Workers on the Alstom, TSO and Costain joint venture tunnelling contract complain they are being forced to work until they are physically exhausted and undertake work that is beyond them.
The latest concerns come after the Enquirer revealed workers were being forced to walk up to 2 miles underground in order to go to the toilet and complained canteen facilities were inadequate.
Now union officials have written to London mayor Sadiq Khan, the Health and Safety Executive and Crossrail calling for an urgent independent inquiry into conditions and working practices on the project.
Jerry Swain, UCATT London and the South East Regional Secretary, said: “Not only is this project a disgrace in its treatment of its workforce but there are now serious safety concerns.
“These issues should cause great alarm among ATC and Crossrail management. We need an urgent independent inquiry in order to investigate and end these abuses.
“The workforce and the country require reassurance that this flagship, state-funded construction project will follow the gold standard for workers’ treatment and workplace conditions. Tunnelling is a dangerous environment.”
Last week the union staged protests outside the entrance to the tunnelling project in central London over poor welfare facilities and the failure of the contract’s fingerprint recognition system, which resulted in many of the workforce not being paid correctly.
UCATT later received reports from workers who had spoken to demonstrators claiming that when they entered the site they were stopped and questioned by site management.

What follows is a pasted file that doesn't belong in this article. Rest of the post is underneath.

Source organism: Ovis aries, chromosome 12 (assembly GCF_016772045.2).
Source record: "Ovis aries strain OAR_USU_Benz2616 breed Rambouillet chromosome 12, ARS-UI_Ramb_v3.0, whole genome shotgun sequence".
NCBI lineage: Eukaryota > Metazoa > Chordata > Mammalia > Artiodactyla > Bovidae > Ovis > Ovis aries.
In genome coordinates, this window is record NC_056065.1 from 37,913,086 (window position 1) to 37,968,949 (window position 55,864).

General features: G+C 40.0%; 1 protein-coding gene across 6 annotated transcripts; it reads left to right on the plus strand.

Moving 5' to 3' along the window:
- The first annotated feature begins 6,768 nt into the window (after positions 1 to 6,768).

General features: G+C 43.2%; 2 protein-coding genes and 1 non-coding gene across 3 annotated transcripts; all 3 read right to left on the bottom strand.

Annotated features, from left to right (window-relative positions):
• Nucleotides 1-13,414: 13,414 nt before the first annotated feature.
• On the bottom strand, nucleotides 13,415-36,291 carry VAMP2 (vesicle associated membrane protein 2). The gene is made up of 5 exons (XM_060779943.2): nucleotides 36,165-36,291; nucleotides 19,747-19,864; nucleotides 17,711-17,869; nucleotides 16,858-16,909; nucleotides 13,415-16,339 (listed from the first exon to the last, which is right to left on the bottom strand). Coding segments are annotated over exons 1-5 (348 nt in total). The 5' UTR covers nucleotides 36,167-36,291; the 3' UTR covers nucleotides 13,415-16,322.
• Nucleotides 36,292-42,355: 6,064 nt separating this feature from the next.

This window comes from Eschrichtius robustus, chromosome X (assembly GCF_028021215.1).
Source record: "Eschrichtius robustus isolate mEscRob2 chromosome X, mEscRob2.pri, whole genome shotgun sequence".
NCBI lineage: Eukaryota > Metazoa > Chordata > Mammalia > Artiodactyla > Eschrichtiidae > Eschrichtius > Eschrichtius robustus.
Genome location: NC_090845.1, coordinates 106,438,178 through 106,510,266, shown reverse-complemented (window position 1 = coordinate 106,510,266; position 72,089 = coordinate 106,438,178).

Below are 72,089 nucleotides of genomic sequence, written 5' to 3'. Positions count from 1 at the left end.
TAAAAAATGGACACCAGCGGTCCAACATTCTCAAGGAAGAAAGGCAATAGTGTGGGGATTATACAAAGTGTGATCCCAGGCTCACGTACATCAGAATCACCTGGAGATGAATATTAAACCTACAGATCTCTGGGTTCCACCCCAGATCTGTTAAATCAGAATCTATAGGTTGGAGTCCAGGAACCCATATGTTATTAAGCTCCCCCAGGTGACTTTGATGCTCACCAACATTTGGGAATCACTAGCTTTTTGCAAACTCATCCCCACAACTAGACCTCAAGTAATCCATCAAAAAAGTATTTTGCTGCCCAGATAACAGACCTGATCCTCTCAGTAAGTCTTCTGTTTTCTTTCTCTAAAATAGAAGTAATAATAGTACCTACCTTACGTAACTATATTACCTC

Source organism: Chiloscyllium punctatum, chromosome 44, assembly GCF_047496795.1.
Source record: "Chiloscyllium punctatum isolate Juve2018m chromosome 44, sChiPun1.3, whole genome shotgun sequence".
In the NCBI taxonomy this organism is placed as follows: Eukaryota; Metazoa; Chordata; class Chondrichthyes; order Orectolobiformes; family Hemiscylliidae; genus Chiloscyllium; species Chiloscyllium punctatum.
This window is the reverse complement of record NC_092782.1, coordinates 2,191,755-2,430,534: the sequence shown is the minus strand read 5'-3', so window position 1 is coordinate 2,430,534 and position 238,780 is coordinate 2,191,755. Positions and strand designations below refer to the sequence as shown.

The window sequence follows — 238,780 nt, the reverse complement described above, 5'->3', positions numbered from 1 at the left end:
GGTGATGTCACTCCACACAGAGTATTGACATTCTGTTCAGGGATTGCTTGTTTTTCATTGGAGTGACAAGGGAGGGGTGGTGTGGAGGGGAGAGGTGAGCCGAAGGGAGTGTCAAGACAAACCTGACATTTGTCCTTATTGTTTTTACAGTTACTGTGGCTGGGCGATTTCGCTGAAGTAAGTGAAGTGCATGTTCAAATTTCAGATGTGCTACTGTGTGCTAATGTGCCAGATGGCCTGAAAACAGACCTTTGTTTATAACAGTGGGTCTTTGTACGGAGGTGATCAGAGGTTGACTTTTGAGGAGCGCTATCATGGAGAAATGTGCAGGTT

Swain, added: “It’s shameful that management at international construction companies, working on a major state-funded project, are going to extraordinary lengths to keep unions off site.
“There can be nothing more insulting than working a full shift, in difficult conditions in a tunnel, and then not getting paid. This needs to be rectified.”
There are currently over 1,000 workers employed by ATC on the tunnelling section of the Crossrail contract.
The Enquirer also understands that electricians on the Woolwich stretch of the job stopped working yesterday as another protest flared up.
A site source said: “Around 50 of the lads cabined-up for most of the day because they are fed up with the way they are being treated.”
A spokesman for ATC said: “We have robust procedures in place, and have assured our team members that all hours that are worked will be paid.
“The booking-in system is being fully investigated and as a precaution, a dedicated timekeeper has been placed at Fisher Street to assist with any issues. Negotiations about wages are between the company and our staff.
“With regards to the welfare, facilities are in place where possible. Due to the obvious restrictions within some of the tunnels, ATC is working with the other contractors at the stations to enable the use of their facilities.”